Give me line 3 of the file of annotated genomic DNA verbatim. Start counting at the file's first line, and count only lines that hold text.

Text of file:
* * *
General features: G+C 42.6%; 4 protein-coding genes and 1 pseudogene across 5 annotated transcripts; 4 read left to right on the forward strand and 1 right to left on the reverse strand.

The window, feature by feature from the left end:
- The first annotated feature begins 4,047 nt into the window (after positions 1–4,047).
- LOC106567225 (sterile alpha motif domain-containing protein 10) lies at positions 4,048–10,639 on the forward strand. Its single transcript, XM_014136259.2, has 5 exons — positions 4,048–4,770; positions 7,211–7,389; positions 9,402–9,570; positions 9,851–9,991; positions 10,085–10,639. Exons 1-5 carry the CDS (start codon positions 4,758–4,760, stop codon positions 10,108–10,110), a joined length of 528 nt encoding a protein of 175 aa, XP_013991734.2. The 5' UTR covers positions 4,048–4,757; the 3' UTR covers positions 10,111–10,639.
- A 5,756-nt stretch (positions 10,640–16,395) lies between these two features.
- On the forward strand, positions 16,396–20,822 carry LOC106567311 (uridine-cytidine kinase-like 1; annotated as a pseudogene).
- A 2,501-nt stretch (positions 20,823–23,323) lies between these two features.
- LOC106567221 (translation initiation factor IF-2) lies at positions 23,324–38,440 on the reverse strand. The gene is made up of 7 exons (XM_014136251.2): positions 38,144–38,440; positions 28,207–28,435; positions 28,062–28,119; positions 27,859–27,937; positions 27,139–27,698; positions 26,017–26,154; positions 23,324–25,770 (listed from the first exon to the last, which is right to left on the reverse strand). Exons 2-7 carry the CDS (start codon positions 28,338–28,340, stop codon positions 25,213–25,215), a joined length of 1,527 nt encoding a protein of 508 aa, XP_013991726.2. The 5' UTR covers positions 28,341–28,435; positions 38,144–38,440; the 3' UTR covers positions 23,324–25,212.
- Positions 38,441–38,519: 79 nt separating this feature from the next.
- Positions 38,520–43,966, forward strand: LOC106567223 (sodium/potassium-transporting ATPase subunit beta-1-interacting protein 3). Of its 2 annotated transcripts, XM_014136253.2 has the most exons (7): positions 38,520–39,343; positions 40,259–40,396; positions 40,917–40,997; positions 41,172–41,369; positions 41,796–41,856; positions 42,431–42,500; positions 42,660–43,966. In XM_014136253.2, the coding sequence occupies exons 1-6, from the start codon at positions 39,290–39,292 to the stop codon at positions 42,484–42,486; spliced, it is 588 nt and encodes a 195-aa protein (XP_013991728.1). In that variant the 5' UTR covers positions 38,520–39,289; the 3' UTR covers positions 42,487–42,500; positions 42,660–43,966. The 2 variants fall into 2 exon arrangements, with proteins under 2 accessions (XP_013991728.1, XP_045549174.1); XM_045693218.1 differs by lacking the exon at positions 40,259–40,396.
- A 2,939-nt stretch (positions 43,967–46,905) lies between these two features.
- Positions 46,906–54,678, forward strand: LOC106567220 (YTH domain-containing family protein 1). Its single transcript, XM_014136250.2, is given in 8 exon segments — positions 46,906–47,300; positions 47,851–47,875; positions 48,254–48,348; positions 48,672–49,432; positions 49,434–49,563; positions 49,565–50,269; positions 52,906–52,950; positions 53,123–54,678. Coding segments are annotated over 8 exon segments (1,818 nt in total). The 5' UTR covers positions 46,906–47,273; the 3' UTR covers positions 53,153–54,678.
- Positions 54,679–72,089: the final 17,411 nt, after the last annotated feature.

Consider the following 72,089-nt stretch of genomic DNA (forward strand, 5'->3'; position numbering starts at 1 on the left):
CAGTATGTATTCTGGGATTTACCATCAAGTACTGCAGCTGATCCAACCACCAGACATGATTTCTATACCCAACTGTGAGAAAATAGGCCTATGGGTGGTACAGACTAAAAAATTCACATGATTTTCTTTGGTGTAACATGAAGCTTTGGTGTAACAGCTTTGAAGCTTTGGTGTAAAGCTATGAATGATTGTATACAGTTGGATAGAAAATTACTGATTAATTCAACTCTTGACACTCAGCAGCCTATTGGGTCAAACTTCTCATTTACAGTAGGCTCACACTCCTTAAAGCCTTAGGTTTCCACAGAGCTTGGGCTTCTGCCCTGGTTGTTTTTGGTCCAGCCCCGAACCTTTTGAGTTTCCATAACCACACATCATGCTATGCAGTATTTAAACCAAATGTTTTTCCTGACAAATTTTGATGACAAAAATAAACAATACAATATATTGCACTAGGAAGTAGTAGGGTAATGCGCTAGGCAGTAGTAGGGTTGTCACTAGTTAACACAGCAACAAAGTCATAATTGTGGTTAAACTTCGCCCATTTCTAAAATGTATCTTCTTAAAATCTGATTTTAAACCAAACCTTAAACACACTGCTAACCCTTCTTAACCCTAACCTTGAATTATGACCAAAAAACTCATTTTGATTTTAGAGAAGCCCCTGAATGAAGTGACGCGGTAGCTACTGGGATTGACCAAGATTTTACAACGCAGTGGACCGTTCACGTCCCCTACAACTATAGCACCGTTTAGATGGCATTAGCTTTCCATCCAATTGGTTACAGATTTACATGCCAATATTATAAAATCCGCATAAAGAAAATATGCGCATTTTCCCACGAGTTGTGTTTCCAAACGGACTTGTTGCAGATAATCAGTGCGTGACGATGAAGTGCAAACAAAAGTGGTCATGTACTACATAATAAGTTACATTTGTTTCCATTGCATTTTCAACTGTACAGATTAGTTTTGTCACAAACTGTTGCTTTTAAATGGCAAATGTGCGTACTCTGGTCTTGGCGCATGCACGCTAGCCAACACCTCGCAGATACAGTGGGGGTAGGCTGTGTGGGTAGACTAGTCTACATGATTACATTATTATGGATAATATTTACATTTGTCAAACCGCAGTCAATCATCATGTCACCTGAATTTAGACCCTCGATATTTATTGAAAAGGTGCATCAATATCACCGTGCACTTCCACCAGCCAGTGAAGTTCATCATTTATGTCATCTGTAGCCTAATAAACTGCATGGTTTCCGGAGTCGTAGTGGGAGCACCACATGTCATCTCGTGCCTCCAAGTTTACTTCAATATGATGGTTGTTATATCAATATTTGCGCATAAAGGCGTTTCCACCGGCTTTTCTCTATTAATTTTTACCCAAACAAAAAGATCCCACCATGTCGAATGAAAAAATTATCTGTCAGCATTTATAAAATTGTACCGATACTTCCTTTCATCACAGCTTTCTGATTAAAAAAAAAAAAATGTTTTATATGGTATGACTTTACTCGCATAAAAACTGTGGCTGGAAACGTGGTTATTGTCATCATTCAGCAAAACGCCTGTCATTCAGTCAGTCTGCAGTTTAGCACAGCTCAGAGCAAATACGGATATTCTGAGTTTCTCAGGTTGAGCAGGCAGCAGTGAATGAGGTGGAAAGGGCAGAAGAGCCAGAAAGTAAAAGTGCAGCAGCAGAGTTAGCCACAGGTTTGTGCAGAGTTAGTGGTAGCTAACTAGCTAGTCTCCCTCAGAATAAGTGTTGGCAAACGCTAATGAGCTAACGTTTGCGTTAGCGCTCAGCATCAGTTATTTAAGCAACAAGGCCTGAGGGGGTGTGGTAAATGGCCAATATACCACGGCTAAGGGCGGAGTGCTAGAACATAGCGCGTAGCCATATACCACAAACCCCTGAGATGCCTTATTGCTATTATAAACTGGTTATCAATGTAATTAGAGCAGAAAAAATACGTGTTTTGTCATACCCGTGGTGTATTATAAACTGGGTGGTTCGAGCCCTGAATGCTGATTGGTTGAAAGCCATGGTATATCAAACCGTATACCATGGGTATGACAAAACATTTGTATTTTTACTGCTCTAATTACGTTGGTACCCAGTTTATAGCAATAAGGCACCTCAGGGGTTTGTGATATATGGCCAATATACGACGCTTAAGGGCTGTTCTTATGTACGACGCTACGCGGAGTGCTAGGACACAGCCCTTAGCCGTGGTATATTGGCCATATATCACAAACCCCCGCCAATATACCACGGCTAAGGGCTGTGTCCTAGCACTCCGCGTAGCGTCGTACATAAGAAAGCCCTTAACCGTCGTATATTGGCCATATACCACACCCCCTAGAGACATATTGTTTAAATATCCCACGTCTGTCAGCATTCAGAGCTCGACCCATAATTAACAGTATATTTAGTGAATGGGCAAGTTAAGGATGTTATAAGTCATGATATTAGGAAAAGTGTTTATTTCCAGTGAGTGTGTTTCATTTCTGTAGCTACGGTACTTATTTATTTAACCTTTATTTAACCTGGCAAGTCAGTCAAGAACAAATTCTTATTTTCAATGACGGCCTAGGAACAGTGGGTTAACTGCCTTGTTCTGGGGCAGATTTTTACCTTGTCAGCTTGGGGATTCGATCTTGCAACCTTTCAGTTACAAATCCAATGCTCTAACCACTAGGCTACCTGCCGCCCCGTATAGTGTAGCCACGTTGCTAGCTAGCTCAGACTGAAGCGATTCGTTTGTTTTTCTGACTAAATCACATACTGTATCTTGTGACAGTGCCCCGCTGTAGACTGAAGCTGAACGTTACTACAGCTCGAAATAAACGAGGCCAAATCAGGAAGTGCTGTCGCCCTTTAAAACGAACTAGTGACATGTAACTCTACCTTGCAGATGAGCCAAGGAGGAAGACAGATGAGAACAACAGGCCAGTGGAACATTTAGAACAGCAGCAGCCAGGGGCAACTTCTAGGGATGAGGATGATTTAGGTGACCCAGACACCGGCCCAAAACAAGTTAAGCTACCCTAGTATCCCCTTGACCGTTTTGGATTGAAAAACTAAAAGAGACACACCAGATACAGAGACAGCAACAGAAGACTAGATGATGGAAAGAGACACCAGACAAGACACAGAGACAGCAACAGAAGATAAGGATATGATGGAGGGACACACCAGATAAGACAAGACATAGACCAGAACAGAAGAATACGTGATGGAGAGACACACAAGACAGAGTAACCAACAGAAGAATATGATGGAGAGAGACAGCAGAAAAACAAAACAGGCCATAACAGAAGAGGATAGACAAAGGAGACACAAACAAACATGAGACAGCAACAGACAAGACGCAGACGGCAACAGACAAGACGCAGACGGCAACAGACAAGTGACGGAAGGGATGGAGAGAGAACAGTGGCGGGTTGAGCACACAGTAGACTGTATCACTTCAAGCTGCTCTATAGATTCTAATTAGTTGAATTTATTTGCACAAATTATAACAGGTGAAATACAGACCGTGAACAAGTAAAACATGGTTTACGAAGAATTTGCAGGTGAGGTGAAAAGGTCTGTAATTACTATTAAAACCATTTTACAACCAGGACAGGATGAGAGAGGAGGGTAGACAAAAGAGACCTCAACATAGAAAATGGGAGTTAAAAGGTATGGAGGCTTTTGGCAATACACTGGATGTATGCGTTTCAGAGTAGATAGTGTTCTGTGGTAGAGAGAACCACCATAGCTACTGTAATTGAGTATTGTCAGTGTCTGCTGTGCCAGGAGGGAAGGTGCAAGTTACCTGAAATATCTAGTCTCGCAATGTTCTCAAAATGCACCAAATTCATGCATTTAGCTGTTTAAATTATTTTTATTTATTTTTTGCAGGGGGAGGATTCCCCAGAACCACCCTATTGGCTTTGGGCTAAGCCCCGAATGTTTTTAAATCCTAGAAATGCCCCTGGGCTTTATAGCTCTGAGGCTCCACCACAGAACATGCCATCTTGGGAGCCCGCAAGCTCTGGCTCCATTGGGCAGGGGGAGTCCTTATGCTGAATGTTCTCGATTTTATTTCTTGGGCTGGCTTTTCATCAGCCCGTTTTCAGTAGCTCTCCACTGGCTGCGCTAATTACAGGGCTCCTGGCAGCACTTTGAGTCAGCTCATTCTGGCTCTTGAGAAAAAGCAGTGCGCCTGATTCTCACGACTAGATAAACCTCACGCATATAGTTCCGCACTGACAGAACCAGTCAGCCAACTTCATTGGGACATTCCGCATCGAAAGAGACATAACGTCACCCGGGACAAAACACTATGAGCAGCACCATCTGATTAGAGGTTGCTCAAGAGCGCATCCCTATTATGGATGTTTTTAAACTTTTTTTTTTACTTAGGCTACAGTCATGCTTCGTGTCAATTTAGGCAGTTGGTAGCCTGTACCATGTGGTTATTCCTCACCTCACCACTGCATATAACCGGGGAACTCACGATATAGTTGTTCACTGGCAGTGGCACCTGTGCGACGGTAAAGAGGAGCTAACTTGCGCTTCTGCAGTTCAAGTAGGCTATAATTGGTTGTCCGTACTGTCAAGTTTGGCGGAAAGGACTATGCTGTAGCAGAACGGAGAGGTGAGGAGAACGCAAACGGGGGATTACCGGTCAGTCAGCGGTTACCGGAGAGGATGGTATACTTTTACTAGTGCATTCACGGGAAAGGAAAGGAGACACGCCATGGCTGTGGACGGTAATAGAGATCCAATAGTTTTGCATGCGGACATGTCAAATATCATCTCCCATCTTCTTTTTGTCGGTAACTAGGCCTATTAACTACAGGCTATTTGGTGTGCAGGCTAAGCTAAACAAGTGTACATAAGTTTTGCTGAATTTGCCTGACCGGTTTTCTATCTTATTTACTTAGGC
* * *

- The first annotated feature begins 4,047 nt into the window (after positions 1–4,047).